Slipped Capital Femoral Epiphysis (SCFE)

Hip Dislocation


Slipped capital femoral epiphysis (SCFE) is a condition that affects the hip and can occur during adolescence. It happens when the head of the femur, which is also known as the “ball” part of the bone, slips backwards and downwards at the growth plate. The growth plate is located in the “neck” area of the femur between the ball section and the long shaft section of the bone, and is made up of soft and flexible cartilage. Because the growth plate is weaker than the rest of the bone during the adolescent years of rapid bone growth, SCFE can cause changes in the normal alignment of these sections of the bone. It can happen gradually or suddenly due to an injury, and can occur in one or both hips. Symptoms include pain in the hip, groin, thigh, or knee.

Types of Slipped Capital Femoral Epiphysis

SCFE can be classified into two types: stable and unstable. In the case of stable SCFE, your child will still be able to walk, but may experience an intermittent limp that worsens with activity and improves with rest. The condition may result in pain, stiffness, or discomfort in the hip, groin, or knee. On the other hand, unstable SCFE is more severe, causing your child to be unable to bear weight on the affected leg. This type of SCFE tends to occur suddenly and is accompanied by more intense pain. It can also lead to more severe complications.

Symptoms of Slipped Capital Femoral Epiphysis

The signs and symptoms of slipped capital femoral epiphysis are as follows:

  • Pain in the hip, groin, or knee of the teenager.
  • Stiffness in the hip of the teenager.
  • The foot or leg of the teenager may turn outward.
  • Walking with a limp.
  • In severe cases with extreme pain, the teenager may not be able to put weight on the leg.
  • One leg may appear shorter than the other.

The symptoms may persist for several weeks to four or five months before a diagnosis is made.

Causes of Slipped Capital Femoral Epiphysis

SCFE is a common hip disorder in adolescents that usually occurs in overweight children between 11 and 16 years old, more frequently in boys than girls. It affects approximately 11 out of 100,000 pre-teens and teens. The exact cause of SCFE is not well understood. Nevertheless, some factors or associations that increase the risk of developing this condition have been identified by researchers, including being overweight, a fall or injury to the hip-thigh area, endocrine disorders such as osteodystrophy, hypothyroidism, hyperthyroidism, hypopituitarism, and growth hormone deficiency, renal (kidney) disorders due to their impact on calcium, a crucial building block of bone, and having a family history of SCFE.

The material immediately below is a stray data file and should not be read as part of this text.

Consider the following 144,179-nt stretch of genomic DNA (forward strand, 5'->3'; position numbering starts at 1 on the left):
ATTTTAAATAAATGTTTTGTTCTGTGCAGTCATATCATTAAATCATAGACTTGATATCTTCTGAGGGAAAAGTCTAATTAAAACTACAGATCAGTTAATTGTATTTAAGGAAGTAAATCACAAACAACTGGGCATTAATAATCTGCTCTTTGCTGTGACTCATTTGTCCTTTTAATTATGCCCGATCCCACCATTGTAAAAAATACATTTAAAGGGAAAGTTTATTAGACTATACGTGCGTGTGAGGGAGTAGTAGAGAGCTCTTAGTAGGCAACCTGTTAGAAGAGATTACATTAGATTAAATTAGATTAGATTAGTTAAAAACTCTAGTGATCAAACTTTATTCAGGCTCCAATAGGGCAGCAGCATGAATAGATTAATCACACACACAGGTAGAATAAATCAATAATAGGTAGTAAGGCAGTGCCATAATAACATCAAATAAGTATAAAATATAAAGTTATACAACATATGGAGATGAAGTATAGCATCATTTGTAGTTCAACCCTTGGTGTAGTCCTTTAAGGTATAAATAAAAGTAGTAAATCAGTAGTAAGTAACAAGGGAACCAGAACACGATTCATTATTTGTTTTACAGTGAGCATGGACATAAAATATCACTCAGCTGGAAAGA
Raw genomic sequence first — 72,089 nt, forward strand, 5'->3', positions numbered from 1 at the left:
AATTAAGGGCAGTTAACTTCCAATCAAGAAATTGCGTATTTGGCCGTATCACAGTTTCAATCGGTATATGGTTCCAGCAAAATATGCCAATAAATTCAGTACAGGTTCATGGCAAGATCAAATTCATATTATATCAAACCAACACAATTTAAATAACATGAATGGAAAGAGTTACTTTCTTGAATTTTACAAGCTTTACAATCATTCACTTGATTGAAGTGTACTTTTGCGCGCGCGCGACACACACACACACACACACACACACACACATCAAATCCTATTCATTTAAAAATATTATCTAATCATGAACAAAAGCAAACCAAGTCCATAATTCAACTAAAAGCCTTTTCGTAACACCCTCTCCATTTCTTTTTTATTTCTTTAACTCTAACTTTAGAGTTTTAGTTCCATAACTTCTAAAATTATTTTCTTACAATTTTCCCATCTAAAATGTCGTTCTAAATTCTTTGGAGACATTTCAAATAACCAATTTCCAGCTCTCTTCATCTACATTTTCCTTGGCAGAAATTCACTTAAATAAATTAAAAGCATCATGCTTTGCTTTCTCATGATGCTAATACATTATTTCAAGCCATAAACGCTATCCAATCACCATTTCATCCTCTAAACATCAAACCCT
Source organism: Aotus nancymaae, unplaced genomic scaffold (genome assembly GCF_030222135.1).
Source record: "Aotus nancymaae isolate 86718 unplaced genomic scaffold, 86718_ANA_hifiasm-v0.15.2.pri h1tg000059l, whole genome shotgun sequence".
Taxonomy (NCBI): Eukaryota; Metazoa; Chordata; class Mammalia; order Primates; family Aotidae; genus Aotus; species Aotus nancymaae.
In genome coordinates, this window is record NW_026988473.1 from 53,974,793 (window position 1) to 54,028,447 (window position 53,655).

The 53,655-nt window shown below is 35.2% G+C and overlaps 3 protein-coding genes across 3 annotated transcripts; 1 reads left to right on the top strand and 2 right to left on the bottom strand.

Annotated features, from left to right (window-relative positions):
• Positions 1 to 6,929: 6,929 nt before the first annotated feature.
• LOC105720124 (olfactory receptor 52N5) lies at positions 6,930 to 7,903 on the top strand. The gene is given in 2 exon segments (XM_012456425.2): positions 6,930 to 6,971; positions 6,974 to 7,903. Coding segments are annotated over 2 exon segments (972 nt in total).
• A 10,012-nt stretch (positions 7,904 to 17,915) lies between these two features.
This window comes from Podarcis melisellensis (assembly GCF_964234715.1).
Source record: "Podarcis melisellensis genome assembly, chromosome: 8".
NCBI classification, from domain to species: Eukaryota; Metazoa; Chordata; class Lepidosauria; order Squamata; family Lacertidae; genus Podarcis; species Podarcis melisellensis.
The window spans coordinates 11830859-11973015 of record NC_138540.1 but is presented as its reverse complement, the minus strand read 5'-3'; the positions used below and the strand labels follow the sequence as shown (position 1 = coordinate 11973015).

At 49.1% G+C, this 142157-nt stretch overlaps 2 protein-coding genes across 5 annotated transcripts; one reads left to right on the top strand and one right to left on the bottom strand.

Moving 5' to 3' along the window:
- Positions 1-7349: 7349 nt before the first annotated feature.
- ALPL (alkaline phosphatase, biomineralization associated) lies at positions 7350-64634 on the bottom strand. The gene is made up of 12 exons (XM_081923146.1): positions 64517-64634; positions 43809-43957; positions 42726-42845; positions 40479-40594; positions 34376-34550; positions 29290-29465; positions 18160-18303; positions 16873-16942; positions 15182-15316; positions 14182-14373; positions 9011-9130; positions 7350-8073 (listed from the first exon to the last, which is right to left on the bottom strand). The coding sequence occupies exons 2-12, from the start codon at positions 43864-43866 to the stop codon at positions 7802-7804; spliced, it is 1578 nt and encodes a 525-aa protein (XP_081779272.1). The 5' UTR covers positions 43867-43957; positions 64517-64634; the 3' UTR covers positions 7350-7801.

Diagnostics of Slipped Capital Femoral Epiphysis

SCFE is diagnosed through physical exam including rotation of the affected leg, observation while walking and X-rays. A MRI may be ordered if the diagnosis is not able to be made with X-rays and your healthcare provider still suspects your child has SCFE. Your provider may also order blood work to check for other medical conditions.

Complications of Slipped Capital Femoral Epiphysis

The major complications associated with SCFE include avascular necrosis and chondrolysis. Avascular necrosis occurs when the femoral head slips severely, leading to the cut-off of blood supply and collapse of the hip. This can cause rapid and severe osteoarthritis, which may require reconstructive hip surgery. Chondrolysis, on the other hand, is characterized by the sudden and severe destruction of cartilage in the hip joint.

Other potential complications of SCFE include premature growth plate closure of the femur, the development of SCFE in the other hip, and early onset of hip osteoarthritis.

Treatment of Slipped Capital Femoral Epiphysis

Surgical treatment is necessary to address slipped capital femoral epiphysis (SCFE). The goal of surgery is to prevent further slippage and complications. The most common type of surgery for this condition is called screw fixation. During this procedure, the surgeon inserts a screw from the side of the top of the femur, through the neck of the femur, growth plate, and into the “ball” section of the femur. The screw helps to prevent the “ball” section from slipping out of place. Surgery is usually done as soon as possible to avoid worsening of the condition. In the meantime, the affected leg should be rested and kept weight-free as much as possible using crutches, a walker, or wheelchair. Pain medication will also be prescribed. The recovery time after surgery will vary for each patient and depends on factors such as the severity of the SCFE and the type of surgical procedure done. Generally, stable SCFE patients will need crutches or a walker for up to four weeks after surgery, while unstable SCFE patients will need them for at least six to eight weeks. A physical therapist will help the patient to strengthen leg and hip muscles and improve range of motion. The prognosis of the patient depends on the severity of the slip and the cause. Patients with SCFE are at an increased risk of developing osteoarthritis, and reconstructive hip surgery may be required if symptoms persist and worsen over time. The physician will advise the patient on when they can resume normal activities, including sports.